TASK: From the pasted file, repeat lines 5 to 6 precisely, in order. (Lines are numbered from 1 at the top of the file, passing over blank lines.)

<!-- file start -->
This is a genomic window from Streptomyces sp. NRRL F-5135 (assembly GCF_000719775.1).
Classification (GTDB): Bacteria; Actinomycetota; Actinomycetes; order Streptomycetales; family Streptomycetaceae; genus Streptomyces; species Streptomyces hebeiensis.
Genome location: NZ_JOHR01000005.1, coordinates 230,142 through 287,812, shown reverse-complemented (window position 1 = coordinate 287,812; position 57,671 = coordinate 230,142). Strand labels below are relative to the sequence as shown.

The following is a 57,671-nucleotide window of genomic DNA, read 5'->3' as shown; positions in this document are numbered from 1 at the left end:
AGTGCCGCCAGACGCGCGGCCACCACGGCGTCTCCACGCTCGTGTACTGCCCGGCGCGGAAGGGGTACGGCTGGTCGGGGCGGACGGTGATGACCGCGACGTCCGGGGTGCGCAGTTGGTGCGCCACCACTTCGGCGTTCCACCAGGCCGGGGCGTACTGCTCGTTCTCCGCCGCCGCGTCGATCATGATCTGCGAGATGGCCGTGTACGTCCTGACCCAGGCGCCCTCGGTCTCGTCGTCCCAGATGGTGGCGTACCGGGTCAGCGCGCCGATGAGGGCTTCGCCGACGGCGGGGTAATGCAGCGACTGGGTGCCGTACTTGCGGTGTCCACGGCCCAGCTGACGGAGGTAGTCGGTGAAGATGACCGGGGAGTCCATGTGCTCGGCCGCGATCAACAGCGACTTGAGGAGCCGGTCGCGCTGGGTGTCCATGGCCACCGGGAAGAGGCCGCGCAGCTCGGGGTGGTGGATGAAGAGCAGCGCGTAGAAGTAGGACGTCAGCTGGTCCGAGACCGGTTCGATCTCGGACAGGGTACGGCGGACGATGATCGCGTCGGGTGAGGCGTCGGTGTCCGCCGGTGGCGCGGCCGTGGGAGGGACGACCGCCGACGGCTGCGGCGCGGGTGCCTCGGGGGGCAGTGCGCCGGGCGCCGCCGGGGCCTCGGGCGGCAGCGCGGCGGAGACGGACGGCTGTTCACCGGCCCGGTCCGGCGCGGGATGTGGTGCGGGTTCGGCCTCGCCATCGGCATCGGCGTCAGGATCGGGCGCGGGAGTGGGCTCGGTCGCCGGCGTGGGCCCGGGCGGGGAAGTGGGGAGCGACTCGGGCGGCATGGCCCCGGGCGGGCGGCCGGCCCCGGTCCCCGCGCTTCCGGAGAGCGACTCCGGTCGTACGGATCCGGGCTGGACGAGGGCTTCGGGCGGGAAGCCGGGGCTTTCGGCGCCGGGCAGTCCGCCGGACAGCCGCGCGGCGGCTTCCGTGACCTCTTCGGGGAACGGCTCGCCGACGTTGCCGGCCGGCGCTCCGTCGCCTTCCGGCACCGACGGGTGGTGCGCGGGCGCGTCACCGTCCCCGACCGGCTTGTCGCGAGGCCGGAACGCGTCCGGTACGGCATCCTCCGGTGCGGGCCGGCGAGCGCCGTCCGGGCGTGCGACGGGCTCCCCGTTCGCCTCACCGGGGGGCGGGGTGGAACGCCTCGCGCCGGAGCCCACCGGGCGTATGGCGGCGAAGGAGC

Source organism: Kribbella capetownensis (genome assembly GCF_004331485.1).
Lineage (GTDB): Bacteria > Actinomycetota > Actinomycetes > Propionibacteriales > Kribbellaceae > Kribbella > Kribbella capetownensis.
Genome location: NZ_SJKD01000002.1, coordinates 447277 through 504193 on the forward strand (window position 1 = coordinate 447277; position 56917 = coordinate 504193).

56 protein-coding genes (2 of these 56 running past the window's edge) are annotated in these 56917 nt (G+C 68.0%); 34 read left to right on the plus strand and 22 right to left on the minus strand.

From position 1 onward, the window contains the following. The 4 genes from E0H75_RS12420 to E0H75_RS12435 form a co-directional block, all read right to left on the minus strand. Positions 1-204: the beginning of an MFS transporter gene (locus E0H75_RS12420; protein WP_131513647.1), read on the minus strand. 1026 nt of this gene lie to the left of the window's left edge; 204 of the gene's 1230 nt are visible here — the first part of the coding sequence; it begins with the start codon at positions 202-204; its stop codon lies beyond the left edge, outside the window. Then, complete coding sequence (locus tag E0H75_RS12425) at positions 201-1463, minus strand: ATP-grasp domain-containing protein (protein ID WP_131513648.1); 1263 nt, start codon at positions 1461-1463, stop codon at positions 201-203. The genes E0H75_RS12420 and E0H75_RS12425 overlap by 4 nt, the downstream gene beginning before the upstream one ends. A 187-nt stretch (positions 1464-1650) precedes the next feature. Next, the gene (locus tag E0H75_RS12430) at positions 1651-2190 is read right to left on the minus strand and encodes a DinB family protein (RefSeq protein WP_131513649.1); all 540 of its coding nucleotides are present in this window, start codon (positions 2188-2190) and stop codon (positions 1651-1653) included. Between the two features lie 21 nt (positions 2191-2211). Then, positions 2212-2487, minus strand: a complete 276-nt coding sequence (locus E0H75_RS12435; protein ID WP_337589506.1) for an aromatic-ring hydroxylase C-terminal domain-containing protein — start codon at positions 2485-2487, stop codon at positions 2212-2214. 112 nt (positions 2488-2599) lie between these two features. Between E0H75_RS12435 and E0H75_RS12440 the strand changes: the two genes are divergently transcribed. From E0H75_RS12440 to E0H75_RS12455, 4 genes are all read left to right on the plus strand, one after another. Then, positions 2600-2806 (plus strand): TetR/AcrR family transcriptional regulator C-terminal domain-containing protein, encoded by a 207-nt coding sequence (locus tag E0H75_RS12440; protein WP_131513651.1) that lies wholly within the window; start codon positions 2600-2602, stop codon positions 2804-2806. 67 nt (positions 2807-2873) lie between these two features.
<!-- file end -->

AGTGCCGCCAGACGCGCGGCCACCACGGCGTCTCCACGCTCGTGTACTGCCCGGCGCGGAAGGGGTACGGCTGGTCGGGGCGGACGGTGATGACCGCGACGTCCGGGGTGCGCAGTTGGTGCGCCACCACTTCGGCGTTCCACCAGGCCGGGGCGTACTGCTCGTTCTCCGCCGCCGCGTCGATCATGATCTGCGAGATGGCCGTGTACGTCCTGACCCAGGCGCCCTCGGTCTCGTCGTCCCAGATGGTGGCGTACCGGGTCAGCGCGCCGATGAGGGCTTCGCCGACGGCGGGGTAATGCAGCGACTGGGTGCCGTACTTGCGGTGTCCACGGCCCAGCTGACGGAGGTAGTCGGTGAAGATGACCGGGGAGTCCATGTGCTCGGCCGCGATCAACAGCGACTTGAGGAGCCGGTCGCGCTGGGTGTCCATGGCCACCGGGAAGAGGCCGCGCAGCTCGGGGTGGTGGATGAAGAGCAGCGCGTAGAAGTAGGACGTCAGCTGGTCCGAGACCGGTTCGATCTCGGACAGGGTACGGCGGACGATGATCGCGTCGGGTGAGGCGTCGGTGTCCGCCGGTGGCGCGGCCGTGGGAGGGACGACCGCCGACGGCTGCGGCGCGGGTGCCTCGGGGGGCAGTGCGCCGGGCGCCGCCGGGGCCTCGGGCGGCAGCGCGGCGGAGACGGACGGCTGTTCACCGGCCCGGTCCGGCGCGGGATGTGGTGCGGGTTCGGCCTCGCCATCGGCATCGGCGTCAGGATCGGGCGCGGGAGTGGGCTCGGTCGCCGGCGTGGGCCCGGGCGGGGAAGTGGGGAGCGACTCGGGCGGCATGGCCCCGGGCGGGCGGCCGGCCCCGGTCCCCGCGCTTCCGGAGAGCGACTCCGGTCGTACGGATCCGGGCTGGACGAGGGCTTCGGGCGGGAAGCCGGGGCTTTCGGCGCCGGGCAGTCCGCCGGACAGCCGCGCGGCGGCTTCCGTGACCTCTTCGGGGAACGGCTCGCCGACGTTGCCGGCCGGCGCTCCGTCGCCTTCCGGCACCGACGGGTGGTGCGCGGGCGCGTCACCGTCCCCGACCGGCTTGTCGCGAGGCCGGAACGCGTCCGGTACGGCATCCTCCGGTGCGGGCCGGCGAGCGCCGTCCGGGCGTGCGACGGGCTCCCCGTTCGCCTCACCGGGGGGCGGGGTGGAACGCCTCGCGCCGGAGCCCACCGGGCGTATGGCGGCGAAGGAGC

Source organism: Kribbella capetownensis (genome assembly GCF_004331485.1).